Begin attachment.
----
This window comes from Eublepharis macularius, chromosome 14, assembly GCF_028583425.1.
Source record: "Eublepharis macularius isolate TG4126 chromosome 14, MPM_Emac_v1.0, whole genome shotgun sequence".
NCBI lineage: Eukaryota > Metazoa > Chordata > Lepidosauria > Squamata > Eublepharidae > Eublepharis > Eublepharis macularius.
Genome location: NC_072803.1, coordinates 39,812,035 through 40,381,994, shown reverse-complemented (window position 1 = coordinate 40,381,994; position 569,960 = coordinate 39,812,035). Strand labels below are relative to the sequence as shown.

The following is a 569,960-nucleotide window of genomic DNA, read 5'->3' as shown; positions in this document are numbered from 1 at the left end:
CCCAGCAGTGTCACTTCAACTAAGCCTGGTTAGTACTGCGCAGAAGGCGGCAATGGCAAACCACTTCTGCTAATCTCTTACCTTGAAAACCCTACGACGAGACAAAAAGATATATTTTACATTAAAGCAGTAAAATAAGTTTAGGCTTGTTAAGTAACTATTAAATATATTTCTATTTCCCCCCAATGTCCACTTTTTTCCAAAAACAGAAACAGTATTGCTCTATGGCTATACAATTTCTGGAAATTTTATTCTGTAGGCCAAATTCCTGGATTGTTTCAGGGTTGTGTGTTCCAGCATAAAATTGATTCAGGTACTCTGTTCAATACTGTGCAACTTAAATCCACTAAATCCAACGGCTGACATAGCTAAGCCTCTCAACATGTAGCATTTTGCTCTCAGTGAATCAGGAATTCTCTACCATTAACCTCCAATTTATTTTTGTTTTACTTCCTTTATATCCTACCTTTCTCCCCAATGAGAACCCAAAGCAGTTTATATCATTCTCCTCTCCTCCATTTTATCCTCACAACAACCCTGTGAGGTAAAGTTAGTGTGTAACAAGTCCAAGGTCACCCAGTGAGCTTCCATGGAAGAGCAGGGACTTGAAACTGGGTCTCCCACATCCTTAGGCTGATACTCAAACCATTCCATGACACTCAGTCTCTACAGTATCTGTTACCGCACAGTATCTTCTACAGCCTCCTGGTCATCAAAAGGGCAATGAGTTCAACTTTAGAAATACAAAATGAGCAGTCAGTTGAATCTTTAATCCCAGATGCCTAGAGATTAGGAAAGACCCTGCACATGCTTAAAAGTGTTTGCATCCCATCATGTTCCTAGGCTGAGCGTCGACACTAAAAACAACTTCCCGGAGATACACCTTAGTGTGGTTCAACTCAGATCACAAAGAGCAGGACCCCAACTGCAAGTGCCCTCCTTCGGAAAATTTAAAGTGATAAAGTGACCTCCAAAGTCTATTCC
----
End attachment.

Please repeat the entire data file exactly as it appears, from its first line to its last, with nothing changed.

This window comes from Eublepharis macularius, chromosome 14, assembly GCF_028583425.1.
Source record: "Eublepharis macularius isolate TG4126 chromosome 14, MPM_Emac_v1.0, whole genome shotgun sequence".
NCBI lineage: Eukaryota > Metazoa > Chordata > Lepidosauria > Squamata > Eublepharidae > Eublepharis > Eublepharis macularius.
Genome location: NC_072803.1, coordinates 39,812,035 through 40,381,994, shown reverse-complemented (window position 1 = coordinate 40,381,994; position 569,960 = coordinate 39,812,035). Strand labels below are relative to the sequence as shown.

The following is a 569,960-nucleotide window of genomic DNA, read 5'->3' as shown; positions in this document are numbered from 1 at the left end:
CCCAGCAGTGTCACTTCAACTAAGCCTGGTTAGTACTGCGCAGAAGGCGGCAATGGCAAACCACTTCTGCTAATCTCTTACCTTGAAAACCCTACGACGAGACAAAAAGATATATTTTACATTAAAGCAGTAAAATAAGTTTAGGCTTGTTAAGTAACTATTAAATATATTTCTATTTCCCCCCAATGTCCACTTTTTTCCAAAAACAGAAACAGTATTGCTCTATGGCTATACAATTTCTGGAAATTTTATTCTGTAGGCCAAATTCCTGGATTGTTTCAGGGTTGTGTGTTCCAGCATAAAATTGATTCAGGTACTCTGTTCAATACTGTGCAACTTAAATCCACTAAATCCAACGGCTGACATAGCTAAGCCTCTCAACATGTAGCATTTTGCTCTCAGTGAATCAGGAATTCTCTACCATTAACCTCCAATTTATTTTTGTTTTACTTCCTTTATATCCTACCTTTCTCCCCAATGAGAACCCAAAGCAGTTTATATCATTCTCCTCTCCTCCATTTTATCCTCACAACAACCCTGTGAGGTAAAGTTAGTGTGTAACAAGTCCAAGGTCACCCAGTGAGCTTCCATGGAAGAGCAGGGACTTGAAACTGGGTCTCCCACATCCTTAGGCTGATACTCAAACCATTCCATGACACTCAGTCTCTACAGTATCTGTTACCGCACAGTATCTTCTACAGCCTCCTGGTCATCAAAAGGGCAATGAGTTCAACTTTAGAAATACAAAATGAGCAGTCAGTTGAATCTTTAATCCCAGATGCCTAGAGATTAGGAAAGACCCTGCACATGCTTAAAAGTGTTTGCATCCCATCATGTTCCTAGGCTGAGCGTCGACACTAAAAACAACTTCCCGGAGATACACCTTAGTGTGGTTCAACTCAGATCACAAAGAGCAGGACCCCAACTGCAAGTGCCCTCCTTCGGAAAATTTAAAGTGATAAAGTGACCTCCAAAGTCTATTCC